Press Release
May 12, 2014


Sen. Miriam Defensor Santiago, member of the Senate blue ribbon committee, sent a letter to committee chair Teofisto Guingona III, recommending that the committee should hold a public hearing to request whistleblower Benhur Luy to testify on his own list, said to include 200 people, who allegedly received kickbacks from Janet Napoles, alleged mastermind of the P10 B pork barrel scam.

Santiago said that only the Luy list would be "definitive and substantiated," as compared to what she called "spurious documents inadmissible in evidence" claimed by Napoles, Panfilo Lacson, and Sandra Cam.

"Last Monday (May 12), President Aquino was reported as saying in Naypyitaw, Burma, that he has been shown two lists, both from Napoles, and another list from Lacson. The President reportedly said that each list refers to the other. The President reportedly expressed the suspicion that certain quarters are 'trying to crowd the issue. This supports my humble claim for the Luy list," she said.

Luy's parents allegedly went to a national newspaper (Inquirer) last year and submitted a hard drive reportedly containing the complete files of Benhur as finance officer of Napoles.

Through his lawyer Raji Mendoza, Luy apparently expressed consent to the release of the records which were originally stored in a laptop.

The incriminatory laptop was submitted to Napoles as the price for allowing his family to see Luy, when he was detained by Napoles.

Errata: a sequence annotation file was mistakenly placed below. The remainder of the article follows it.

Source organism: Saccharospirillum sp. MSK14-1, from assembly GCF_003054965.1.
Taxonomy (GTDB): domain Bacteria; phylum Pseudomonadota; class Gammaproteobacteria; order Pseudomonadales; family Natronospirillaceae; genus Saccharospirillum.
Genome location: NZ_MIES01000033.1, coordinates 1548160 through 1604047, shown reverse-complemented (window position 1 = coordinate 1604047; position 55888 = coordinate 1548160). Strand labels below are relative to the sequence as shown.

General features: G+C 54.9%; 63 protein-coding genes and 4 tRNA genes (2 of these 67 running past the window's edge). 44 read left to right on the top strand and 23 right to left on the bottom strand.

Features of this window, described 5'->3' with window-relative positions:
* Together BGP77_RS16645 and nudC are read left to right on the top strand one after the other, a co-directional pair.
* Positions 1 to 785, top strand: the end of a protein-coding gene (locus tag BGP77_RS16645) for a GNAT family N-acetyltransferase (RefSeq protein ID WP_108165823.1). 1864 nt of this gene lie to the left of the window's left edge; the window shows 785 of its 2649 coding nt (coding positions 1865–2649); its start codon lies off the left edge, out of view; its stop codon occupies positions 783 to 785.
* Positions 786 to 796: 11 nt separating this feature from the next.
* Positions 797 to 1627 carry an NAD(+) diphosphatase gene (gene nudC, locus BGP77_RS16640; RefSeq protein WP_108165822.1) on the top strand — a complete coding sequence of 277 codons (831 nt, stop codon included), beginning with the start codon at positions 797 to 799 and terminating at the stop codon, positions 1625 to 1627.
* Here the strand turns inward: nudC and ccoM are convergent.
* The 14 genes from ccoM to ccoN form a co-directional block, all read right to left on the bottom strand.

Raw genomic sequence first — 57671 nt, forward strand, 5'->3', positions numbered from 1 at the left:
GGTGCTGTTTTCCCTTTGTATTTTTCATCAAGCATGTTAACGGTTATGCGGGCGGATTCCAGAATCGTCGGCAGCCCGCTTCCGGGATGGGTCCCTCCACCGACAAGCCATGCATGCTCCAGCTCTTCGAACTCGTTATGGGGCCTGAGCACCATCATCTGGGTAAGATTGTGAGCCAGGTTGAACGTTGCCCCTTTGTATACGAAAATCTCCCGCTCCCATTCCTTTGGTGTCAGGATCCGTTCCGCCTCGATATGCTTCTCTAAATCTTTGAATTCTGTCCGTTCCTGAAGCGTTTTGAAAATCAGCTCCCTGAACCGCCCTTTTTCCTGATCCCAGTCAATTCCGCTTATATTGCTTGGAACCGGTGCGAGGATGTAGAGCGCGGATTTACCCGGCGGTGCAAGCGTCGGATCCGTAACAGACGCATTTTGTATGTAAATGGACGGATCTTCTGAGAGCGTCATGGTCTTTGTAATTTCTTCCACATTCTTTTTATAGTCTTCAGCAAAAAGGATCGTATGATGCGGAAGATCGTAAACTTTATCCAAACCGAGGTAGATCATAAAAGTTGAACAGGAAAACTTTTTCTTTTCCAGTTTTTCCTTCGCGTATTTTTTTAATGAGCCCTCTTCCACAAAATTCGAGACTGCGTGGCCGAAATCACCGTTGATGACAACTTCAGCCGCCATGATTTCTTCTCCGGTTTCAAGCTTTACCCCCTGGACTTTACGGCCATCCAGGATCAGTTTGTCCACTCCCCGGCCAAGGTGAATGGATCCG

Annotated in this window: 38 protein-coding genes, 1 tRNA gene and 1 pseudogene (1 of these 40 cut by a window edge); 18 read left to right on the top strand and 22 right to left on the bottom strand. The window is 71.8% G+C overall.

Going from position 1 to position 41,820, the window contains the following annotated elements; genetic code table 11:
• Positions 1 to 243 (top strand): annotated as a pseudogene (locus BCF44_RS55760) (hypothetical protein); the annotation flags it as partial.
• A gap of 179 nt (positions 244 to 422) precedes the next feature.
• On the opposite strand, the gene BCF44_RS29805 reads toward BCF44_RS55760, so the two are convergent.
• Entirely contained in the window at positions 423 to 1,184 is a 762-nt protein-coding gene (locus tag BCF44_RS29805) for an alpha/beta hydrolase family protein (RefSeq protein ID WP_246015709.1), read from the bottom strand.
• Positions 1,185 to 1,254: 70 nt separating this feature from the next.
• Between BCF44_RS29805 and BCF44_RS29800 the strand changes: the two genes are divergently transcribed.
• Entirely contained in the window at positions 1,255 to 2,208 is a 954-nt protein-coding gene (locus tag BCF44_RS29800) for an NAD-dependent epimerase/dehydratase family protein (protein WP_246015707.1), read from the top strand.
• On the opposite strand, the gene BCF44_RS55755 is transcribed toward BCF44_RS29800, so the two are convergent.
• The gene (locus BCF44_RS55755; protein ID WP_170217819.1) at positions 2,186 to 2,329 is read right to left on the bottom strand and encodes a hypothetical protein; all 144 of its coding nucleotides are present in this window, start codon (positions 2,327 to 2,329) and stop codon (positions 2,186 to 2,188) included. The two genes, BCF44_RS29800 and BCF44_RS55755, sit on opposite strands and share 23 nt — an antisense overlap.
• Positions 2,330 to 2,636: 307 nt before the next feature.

However, unknown to Napoles, Luy allegedly made a backup file on his hard drive detailing each lawmaker and other public officials, and the amount of kickbacks they individually received.

According to the newspaper that broke the story yesterday (May 12), the newspaper copied the files in the hard drive which contains the list of people who allegedly received money from Napoles, described as: "lawmakers, department heads, a former Supreme Court justice, popular media personalities, heads of government-owned and -controlled, corporations, government employees of various agencies, local government officials, lawyers, military officials, showbiz personalities, employees of the Senate and the House of Representatives, and private individuals."

It appears from the Luy records that public funds were stolen not only from the pork barrel allocations, but also from the Malampaya funds, Commission on Appointments, certain media blitz of government organizations, plus "budget insertions, allocations for hard project like farm-to-market-roads, appropriation funds for calamities, nationwide equipment enhancement programs, and department savings,"

Santiago, a former multiawarded RTC judge, said that in addition to testimonial knowledge, the Luy list would be admissible in evidence as allowed by the Rules of Court.

The former judge also said that the Luy list could be admitted as "commercial lists and the like, which are considered admissible," as tending to prove the truth of any relevant matter.

Santiago said that all other self-proclaimed lists from Napoles, Lacson, and Cam were likely fictional and polluted," because they appear to be sourced from one or all of the three senators indicted by the Ombudsman for plunder.

In an interview yesterday (May 12) with Radyo Inquirer, Santiago said that each of the three claimants with his or her own version of a list could be acting as attack dogs of the indicted senators.

She said that under the Rules of Court, Napoles suffers from the disputable presumption that evidence wilfully suppressed would be adverse if produced.

"Napoles refused to talk about the Luy list, because it would be adverse to Napoles herself," Santiago said.

Encl.: Santiago letter to Guingona.

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